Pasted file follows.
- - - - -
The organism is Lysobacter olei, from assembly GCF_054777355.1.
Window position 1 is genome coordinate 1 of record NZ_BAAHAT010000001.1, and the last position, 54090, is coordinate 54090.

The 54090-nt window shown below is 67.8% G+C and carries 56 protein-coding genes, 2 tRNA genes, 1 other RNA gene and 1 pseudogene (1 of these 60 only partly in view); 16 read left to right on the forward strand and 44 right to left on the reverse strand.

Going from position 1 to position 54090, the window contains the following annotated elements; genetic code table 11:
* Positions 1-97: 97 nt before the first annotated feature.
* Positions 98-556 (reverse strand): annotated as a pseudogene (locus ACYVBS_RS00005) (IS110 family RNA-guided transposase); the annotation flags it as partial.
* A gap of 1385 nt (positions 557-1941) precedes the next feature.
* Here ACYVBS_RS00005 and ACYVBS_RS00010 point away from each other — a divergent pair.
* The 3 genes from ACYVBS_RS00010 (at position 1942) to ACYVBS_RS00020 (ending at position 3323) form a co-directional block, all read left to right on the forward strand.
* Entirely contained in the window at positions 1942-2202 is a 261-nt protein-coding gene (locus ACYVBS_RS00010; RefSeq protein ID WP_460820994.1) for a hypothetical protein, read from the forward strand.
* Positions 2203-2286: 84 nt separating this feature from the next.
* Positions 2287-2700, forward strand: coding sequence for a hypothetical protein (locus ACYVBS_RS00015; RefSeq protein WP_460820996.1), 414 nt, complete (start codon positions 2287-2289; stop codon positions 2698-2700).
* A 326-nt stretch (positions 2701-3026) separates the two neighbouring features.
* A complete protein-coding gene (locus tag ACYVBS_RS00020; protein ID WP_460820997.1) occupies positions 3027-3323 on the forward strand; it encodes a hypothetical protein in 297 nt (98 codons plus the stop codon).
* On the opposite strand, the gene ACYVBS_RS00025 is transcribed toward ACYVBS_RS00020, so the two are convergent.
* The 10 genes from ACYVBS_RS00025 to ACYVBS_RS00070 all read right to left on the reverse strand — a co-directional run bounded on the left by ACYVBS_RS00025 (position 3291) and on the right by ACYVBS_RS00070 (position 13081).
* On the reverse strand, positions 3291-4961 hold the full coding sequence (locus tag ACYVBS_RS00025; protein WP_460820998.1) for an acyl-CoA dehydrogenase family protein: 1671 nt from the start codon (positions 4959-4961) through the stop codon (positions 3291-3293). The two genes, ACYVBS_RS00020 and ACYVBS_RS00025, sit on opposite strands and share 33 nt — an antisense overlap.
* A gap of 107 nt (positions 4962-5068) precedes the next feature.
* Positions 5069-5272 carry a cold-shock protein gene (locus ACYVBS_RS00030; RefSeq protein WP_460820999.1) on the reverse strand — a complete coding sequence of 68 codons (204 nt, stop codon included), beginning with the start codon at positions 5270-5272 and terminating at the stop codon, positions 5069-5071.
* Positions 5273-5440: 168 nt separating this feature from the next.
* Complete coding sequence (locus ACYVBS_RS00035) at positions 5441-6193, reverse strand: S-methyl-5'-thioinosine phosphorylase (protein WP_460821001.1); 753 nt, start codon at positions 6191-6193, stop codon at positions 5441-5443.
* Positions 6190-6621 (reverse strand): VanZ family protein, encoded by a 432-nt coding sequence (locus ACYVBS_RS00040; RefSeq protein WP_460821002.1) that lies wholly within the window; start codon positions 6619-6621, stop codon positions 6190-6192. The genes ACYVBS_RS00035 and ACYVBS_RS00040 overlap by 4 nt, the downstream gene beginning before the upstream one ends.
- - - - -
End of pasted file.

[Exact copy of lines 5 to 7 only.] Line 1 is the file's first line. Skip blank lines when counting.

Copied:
* Positions 1-97: 97 nt before the first annotated feature.
* Positions 98-556 (reverse strand): annotated as a pseudogene (locus ACYVBS_RS00005) (IS110 family RNA-guided transposase); the annotation flags it as partial.
* A gap of 1385 nt (positions 557-1941) precedes the next feature.